CEIST: Can you name the footballer who marked Páidí Ó Sé in an All-Ireland U21 football semi-final in Austin Stack Park and…and who, in 1982, scored 2 goals in a World Cup match in Spain? Can you come up with the answer!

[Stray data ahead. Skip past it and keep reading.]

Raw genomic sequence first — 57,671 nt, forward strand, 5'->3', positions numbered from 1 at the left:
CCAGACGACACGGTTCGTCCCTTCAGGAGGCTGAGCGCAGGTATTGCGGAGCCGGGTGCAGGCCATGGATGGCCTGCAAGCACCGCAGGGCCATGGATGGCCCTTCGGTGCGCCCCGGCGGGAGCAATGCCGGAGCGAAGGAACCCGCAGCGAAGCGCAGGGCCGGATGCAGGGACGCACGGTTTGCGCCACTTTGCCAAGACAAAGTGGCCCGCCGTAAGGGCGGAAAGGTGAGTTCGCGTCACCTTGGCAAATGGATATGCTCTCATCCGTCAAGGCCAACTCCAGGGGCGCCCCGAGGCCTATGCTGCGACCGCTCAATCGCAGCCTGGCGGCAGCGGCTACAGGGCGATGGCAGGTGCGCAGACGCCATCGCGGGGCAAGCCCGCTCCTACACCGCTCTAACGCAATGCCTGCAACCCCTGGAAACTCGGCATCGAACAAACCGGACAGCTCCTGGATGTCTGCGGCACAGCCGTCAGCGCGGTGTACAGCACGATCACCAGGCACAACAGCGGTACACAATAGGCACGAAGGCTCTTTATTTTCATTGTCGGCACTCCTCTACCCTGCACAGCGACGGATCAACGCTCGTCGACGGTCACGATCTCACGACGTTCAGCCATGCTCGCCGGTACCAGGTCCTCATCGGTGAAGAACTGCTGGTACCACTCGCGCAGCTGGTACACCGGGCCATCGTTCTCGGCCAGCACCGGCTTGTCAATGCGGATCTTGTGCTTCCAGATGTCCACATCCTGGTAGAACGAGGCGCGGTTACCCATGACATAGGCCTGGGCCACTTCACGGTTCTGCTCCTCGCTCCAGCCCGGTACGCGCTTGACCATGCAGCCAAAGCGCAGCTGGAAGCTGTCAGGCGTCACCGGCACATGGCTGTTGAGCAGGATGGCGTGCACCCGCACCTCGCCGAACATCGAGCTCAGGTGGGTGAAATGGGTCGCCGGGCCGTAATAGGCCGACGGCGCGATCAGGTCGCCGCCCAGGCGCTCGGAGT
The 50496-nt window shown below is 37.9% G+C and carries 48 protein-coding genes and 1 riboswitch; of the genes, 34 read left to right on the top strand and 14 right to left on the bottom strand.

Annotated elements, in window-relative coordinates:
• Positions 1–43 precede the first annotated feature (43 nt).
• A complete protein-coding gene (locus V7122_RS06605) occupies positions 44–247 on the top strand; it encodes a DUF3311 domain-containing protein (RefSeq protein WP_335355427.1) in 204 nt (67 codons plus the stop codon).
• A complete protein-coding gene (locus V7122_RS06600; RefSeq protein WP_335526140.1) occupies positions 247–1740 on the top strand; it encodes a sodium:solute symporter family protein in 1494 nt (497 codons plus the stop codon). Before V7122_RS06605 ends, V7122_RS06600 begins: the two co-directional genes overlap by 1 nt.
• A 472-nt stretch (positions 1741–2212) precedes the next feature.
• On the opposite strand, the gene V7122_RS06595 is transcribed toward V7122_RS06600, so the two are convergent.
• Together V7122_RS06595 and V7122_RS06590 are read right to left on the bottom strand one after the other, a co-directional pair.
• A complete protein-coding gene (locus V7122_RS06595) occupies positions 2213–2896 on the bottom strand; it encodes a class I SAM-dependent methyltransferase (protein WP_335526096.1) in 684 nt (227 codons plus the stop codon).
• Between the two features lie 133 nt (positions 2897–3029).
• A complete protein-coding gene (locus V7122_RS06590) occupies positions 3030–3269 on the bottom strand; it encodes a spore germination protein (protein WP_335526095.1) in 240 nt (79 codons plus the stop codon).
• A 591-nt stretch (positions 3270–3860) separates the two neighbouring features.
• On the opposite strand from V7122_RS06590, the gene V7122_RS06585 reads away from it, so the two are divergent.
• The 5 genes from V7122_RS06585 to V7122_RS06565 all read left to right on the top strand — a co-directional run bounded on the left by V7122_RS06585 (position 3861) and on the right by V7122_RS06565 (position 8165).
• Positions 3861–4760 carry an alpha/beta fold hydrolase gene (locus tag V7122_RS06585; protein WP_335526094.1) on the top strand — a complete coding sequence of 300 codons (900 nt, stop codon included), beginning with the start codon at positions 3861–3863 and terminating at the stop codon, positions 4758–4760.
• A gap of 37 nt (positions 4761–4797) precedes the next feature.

100 BLIAIN Ó SHIN: What was happening in 1920….100 years ago? Having won a 5th All-Ireland in 1914, Kerry football was a little subduded in 1920 due to the on-going troubles of the time. Only once during that period did our footballers get out of Munster…1919…but they were beaten by Galway in the semi-final. The War of Indepenence was occupying the minds of many. B’ainnis an bhliain í in Éirinn iathghlas oileánach! It was a horrible year! In October, a week of violence took place in Tralee as the Royal Irish Constabulary personnel tried to recover the bodies of two ‘missing’ RIC men. The term ‘The Siege of Tralee’ appears in some international newspapers! The RIC in Tralee warned that ‘unless the two Tralee policemen are returned before 10am on the 2nd of November (1920) reprisals of a nature not yet heard of in Ireland will take place in Tralee and its surroundings.’ On All Saints Day, the RIC fired at crowds leaving Mass in Tralee. A French journalist, and witness, wrote, ‘volley after volley resounded to the terror of the people…..I do not remember, even in the (1st World) War, having seen people as profoundly terrified as those of this small town.’ For the next seven days ‘The Tans’ made local businesses shut their doors and allowed no food in or out of the town. They imposed a strict curfew. By the end of the week, the international press, many of whose organs had correspondents covering the conflict in Ireland and who had come to Tralee, was reporting that the town was on the very verge of starvation. Some pressmen had some sympathy for the Black and Tans but many others, particularly those from continental Europe and North America, did not. ‘The Freeman’s Journal’ reported that ‘war on women and children’ was taking place in Tralee. On November 9th, orders came from Hamar Greenwood, the Chief Secretary for Ireland, that the ‘siege of Tralee’ was to be lifted. By the time of the truce in July 1921, up to 136 people had been killed in Kerry. Our own Austin Stack was involved with Arbitration Courts, authorised in June 1919, and which later became the the Dáil Courts. Apart from the policy of undermining British rule in Ireland, there was a necessity for such courts throughout the country. They decided the disputes of ordinary life more on the lines of common sense and neighbourliness than by strict law. Cork’s Lord Mayor, Terence McSweeney, had died while on hunger strike. An 18 year old, Kevin Barry from Wicklow, was hanged in Dublin. Mossie Reidy from Ballymacaelligott, who was an All-Ireland champion weight-thrower in 1919, was shot by Major McKennon at Ballydwyer on Christmas Night; his friend, John Leen, suffered the same fate. Terrible times! ‘Mór mo phian: bithnaimhde do mo shíorchiapadh. Mór mo bhrón: d’éag an dream inar chuireas dóchas. Mise Éire: uaigní mé ná an Chailleach Bhéarra.’ (P.Mac Piarais). Football and hurling, ní nach ionadh, took 2nd place! Some games were played in the 1920 championships but the competitions weren’t completed. We have no county champions for the years 1920 to 1924.